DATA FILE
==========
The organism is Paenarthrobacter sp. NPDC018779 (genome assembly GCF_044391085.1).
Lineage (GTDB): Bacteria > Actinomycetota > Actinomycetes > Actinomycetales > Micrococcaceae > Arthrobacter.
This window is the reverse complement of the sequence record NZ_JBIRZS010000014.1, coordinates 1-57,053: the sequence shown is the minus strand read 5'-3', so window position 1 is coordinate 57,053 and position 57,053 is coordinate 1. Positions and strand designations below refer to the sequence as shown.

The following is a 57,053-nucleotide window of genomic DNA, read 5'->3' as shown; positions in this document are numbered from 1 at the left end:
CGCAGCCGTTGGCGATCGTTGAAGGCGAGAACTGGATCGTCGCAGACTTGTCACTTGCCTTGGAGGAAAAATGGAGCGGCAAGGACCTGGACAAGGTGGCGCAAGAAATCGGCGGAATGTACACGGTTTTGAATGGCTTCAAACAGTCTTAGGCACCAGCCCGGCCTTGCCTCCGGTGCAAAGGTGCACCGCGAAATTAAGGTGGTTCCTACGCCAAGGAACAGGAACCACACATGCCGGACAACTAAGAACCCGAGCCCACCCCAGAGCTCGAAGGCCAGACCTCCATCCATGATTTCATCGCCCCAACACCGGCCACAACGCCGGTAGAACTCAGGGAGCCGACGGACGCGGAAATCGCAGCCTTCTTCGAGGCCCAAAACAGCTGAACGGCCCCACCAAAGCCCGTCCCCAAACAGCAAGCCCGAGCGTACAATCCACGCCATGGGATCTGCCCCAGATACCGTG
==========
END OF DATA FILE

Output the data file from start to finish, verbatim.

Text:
The organism is Paenarthrobacter sp. NPDC018779 (genome assembly GCF_044391085.1).
Lineage (GTDB): Bacteria > Actinomycetota > Actinomycetes > Actinomycetales > Micrococcaceae > Arthrobacter.
This window is the reverse complement of the sequence record NZ_JBIRZS010000014.1, coordinates 1-57,053: the sequence shown is the minus strand read 5'-3', so window position 1 is coordinate 57,053 and position 57,053 is coordinate 1. Positions and strand designations below refer to the sequence as shown.

The following is a 57,053-nucleotide window of genomic DNA, read 5'->3' as shown; positions in this document are numbered from 1 at the left end:
CGCAGCCGTTGGCGATCGTTGAAGGCGAGAACTGGATCGTCGCAGACTTGTCACTTGCCTTGGAGGAAAAATGGAGCGGCAAGGACCTGGACAAGGTGGCGCAAGAAATCGGCGGAATGTACACGGTTTTGAATGGCTTCAAACAGTCTTAGGCACCAGCCCGGCCTTGCCTCCGGTGCAAAGGTGCACCGCGAAATTAAGGTGGTTCCTACGCCAAGGAACAGGAACCACACATGCCGGACAACTAAGAACCCGAGCCCACCCCAGAGCTCGAAGGCCAGACCTCCATCCATGATTTCATCGCCCCAACACCGGCCACAACGCCGGTAGAACTCAGGGAGCCGACGGACGCGGAAATCGCAGCCTTCTTCGAGGCCCAAAACAGCTGAACGGCCCCACCAAAGCCCGTCCCCAAACAGCAAGCCCGAGCGTACAATCCACGCCATGGGATCTGCCCCAGATACCGTG